That’s the reality. There are people who willfully chose not to follow Jesus.

Second, there’s the threat. The death James talks about is the final destination on the path which sinners have set their minds to take. That is the threat faced by all who are not called and convinced followers of Jesus.

So what does it mean? What is the threat of eternal death? What does it mean to have one’s soul saved from death?

There are all kinds of interesting conversations around what happens when a lost person dies. Hell? Obliteration? We remember what Jesus said to the one person who was crucified with him. Jesus said, “This very day you will be with me in paradise.” By that statement, we can safely assume that the other thief, the unbeliever, will be in a place the opposite of paradise. What does that mean? When all is said and done, I think the best way is to think about hell as separation from God.

With that in mind, what does it mean to save a soul from death?

To grasp what “soul” means, we simply need to go back to creation, in Genesis 1. When God created humankind, he breathed in the first man the breath of life, and he became a living soul. Simply put, the soul indicates the whole person. We’re not talking about some disembodied spirit. We’re talking about the whole person that God created to both dwell here on earth and then be in God’s presence eternally.

For the unbeliever, the threat is eternal death. Whatever it looks like, it means eternal separation from the love and glory and majesty of God.

  • Ezekiel 18:20: “The soul who sins shall die. The son shall not suffer for the iniquity of the father, nor the father suffer for the iniquity of the son. The righteousness of the righteous shall be upon himself, and the wickedness of the wicked shall be upon himself.”

  • Romans 6:23: “For the wages of sin is death, but the free gift of God is eternal life in Christ Jesus our Lord.”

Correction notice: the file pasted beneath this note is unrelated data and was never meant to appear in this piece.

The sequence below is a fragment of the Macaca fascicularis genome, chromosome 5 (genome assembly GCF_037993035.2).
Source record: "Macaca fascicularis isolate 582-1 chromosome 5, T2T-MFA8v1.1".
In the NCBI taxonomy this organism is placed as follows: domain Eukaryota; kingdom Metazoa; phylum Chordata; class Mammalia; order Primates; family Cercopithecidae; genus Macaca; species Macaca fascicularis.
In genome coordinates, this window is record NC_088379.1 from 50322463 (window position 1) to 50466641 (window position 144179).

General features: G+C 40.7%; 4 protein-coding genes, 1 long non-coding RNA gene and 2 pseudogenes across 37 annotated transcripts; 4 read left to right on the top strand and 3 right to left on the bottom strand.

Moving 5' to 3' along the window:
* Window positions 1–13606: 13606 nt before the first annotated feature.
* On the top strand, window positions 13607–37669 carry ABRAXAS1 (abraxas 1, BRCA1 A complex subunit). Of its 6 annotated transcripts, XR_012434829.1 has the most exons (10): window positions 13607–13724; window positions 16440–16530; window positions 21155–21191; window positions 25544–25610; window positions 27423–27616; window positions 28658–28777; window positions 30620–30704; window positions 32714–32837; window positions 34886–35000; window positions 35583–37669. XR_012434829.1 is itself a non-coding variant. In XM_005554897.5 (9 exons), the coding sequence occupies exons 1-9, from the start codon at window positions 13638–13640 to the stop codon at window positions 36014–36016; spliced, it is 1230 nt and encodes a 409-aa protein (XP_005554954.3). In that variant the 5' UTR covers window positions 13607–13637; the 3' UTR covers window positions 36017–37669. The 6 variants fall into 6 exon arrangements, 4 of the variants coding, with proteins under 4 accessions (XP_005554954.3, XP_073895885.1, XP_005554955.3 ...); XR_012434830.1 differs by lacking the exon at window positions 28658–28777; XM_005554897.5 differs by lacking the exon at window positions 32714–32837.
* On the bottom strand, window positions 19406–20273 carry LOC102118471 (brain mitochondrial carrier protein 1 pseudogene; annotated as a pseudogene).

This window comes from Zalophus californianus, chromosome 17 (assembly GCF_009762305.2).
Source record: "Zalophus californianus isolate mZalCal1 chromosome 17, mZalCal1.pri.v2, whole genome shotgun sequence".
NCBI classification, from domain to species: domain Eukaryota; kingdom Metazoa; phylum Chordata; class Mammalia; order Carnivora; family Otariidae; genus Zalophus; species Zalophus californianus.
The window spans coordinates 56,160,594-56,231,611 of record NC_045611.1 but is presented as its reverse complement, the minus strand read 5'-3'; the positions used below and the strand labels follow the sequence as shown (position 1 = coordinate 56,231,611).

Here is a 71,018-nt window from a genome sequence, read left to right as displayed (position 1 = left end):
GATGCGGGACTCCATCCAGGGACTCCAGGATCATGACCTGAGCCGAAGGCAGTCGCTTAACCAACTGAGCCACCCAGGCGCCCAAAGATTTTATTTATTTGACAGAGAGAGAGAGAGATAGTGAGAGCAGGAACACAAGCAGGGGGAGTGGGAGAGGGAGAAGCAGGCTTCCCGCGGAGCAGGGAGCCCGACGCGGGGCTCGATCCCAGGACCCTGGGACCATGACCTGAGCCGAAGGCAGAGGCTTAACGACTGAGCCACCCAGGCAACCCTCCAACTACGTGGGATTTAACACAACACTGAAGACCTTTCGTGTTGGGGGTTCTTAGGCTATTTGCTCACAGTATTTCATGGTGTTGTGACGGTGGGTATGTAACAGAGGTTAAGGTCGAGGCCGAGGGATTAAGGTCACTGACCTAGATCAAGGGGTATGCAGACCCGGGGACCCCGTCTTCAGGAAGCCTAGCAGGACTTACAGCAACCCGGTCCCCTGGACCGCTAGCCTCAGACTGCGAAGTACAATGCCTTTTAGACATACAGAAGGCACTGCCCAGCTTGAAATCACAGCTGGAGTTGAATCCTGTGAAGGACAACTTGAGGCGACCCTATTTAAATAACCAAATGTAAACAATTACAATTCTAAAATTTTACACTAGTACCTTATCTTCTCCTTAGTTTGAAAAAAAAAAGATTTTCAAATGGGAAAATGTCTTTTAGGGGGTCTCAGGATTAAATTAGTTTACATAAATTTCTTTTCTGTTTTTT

• Revelation 8:20: “But as for the cowardly, the faithless, the detestable, as for murderers, the sexually immoral, sorcerers, idolaters, and all liars, their portion will be in the lake that burns with fire and sulfur, which is the second death.” {What is the first death? Physical death in this life. The second death is eternal death, which, however you care to slice it, is eternal separation from the love and glory and majesty of God.}

Did you know that Jesus taught more about hell than he did about heaven?

I’m figuring that’s why James thought it important to end his letter

exhorting us to share the gospel with unbelievers.

When you think about it, that’s the most important thing God calls us to do. All of us. We don’t do it to the exclusion of the other ways we minister to our community. We can chew gum and walk at the same time. It’s always both/and, never either/or. We can help meet people’s needs and share the truth that’s going to save them from eternal separation from God.

Jesus said he came to seek and to save the lost. So James is calling us to be the ones through whom Jesus does that. What a privilege to tell others about Jesus. Luke 15 gave us three memorable parables from Jesus about lostness. There’s the woman who lost a coin and then found it, so she threw a party to celebrate. There’s the shepherd who left 99 of his flock behind in order to search for the lost one. And then there was the father who celebrated into the night because his spiritually lost son returned home.

Lost coin…lost sheep…lost son…all share the theme of rejoicing when

something lost is found. God rejoices in the salvation of His creation. James ends on the note of our greatest calling and highest joy…to let ourselves be used by God to bring lost people to Christ.

Earlier in his letter, James appealed to believers to help bring weak and/or wandering people back to the One, True Faith. In closing, the appeal is to help convert lost sinners to Christ. What a great and glorious challenge that is. As Charles Spurgeon once so forcefully stated {and as we prayed last week}:

“If sinners be damned, at least let them leap to Hell over our dead bodies. And if they perish, let them perish with our arms wrapped about their knees, imploring them to stay. If Hell must be filled, let it be filled in the teeth of our exertions, and let not one go unwarned and unprayed for.”

Let’s Pray: